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LINQ in Action Paperback – Feb 14 2008
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About the Author
Fabrice Marguerie is a software architect and developer based in Paris, France. Fabrice is a C# MVP has been working with LINQ from the first prototypes.
Top Customer Reviews
Not only it is really good, but also a fine read which I guess is hard to come by in technology books.
Most Helpful Customer Reviews on Amazon.com (beta)
The book presents both VB.NET and C# code examples. This is definitely cool. It is something that has been lost with many publishers. I guess the publishers know they can possibly sell 2 of the same book if they make one for each language. Yeah, yeah, I know... you should be able to easily bounce back and forth between languages with no effort. Well since I don't allow VB.NET on any of my projects, I rarely get to see it since books no longer present both languages. So this is a refreshing change. I still have to deal with inherited projects, so it is nice to have a book that contains my language of choice, but makes available the VB.NET syntax incase I need it.
The book has an awesome introduction covering the history of LINQ, which also presents all the problems that LINQ solves and the design goals of linq.
The book covers ever new feature in the .NET 3.5 languages (C# and VB.NET) that were needed in order to implement LINQ. They include Implicitly typed local variables, Object initializers, Lambda expressions, Extension methods, and Anonymous types.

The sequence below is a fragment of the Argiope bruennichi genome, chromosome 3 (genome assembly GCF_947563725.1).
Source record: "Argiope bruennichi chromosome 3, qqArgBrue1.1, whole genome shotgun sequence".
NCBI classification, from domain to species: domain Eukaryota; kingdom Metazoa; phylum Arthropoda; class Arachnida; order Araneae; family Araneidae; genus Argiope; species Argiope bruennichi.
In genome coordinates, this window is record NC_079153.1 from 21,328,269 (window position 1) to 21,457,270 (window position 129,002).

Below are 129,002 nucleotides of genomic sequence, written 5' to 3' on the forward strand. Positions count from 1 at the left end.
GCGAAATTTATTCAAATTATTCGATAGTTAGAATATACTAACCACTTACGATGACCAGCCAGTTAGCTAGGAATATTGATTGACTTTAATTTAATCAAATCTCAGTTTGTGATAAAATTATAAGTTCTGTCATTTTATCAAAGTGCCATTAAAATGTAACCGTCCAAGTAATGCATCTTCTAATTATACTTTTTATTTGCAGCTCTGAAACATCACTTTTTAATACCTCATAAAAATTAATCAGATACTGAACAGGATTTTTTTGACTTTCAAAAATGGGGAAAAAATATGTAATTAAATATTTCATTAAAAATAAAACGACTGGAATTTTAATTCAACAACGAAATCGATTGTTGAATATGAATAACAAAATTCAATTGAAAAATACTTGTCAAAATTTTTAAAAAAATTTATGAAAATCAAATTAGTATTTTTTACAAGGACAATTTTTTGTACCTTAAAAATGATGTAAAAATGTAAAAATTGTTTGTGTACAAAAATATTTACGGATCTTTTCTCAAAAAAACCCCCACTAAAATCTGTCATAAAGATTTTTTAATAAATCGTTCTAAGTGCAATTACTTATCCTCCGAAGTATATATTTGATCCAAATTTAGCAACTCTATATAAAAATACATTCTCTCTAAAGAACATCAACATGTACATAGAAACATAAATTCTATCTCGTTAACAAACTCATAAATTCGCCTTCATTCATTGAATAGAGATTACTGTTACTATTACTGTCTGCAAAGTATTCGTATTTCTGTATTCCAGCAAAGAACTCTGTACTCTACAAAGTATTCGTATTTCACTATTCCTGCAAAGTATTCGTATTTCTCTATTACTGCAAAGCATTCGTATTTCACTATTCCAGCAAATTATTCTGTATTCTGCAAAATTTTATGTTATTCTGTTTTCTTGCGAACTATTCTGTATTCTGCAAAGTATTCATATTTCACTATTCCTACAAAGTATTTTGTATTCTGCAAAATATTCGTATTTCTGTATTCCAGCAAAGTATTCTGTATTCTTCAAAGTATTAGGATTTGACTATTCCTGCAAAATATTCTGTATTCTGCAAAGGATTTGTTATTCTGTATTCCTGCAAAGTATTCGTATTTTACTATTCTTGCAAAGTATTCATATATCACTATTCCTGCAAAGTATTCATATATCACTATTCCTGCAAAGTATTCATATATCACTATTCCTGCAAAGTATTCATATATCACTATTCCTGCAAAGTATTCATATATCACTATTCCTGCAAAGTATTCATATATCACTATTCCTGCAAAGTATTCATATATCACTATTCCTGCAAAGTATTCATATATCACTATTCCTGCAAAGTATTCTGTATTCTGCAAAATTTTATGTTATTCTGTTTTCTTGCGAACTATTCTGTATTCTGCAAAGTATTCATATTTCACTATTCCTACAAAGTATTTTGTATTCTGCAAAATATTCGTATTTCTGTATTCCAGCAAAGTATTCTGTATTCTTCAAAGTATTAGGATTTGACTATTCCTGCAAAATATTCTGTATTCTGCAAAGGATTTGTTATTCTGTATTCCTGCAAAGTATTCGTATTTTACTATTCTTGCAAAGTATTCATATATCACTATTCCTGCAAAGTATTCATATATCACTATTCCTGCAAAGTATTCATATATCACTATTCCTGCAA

The book covers LINQ to XML, LINQ to SQL, and LINQ to Objects in great detail. They also offer a bonus chapter from the Manning Site for LINQ to Datasets.
One of my favorite sections was Performance Considerations. They do a great job covering tradeoffs.
The book winds down with a chapter on extending LINQ and how link fits into an n-tier architecture.
The downloadable code is very well organized and is very usable. The authors have a great support site.
I highly recommend any developer moving into .NET 3.5 add this book to their library. It will arm you with everything you need to produce production level code.
I started following the LINQ development while it was in beta stage and I was trying to find bits and pieces, here and there to make sense out of this technology. LINQ is something different than other technologies when it comes to learning it. It's like walking down a slope. If you don't follow the proper path, you can slip, in any moment. What do I mean by that? For MSFT to develop and build LINQ, they had to build and evolve a series of other technologies that will be used in LINQ. LINQ is developed on the top of a series of other technologies within .Net framework and the C# (VB also) language to be able to do what it does.
The sequence you learn these other technologies is as important as learning LINQ in the first place. By properly learning the foundation correctly, you will then see how sweet and powerful LINQ can and will be.
Now, why this book? Among all the materials and books I've read on this subject, this is the only book that truly follow this path. You follow the book, you learn LINQ. It's as simple as this!
I was involve with the "Early Access" program on this book and I saw how these three authors worked to make it better and better. They listened to readers and made it better. I wish other authors would take the time to write their book as well as this book. I give it Five stars!!!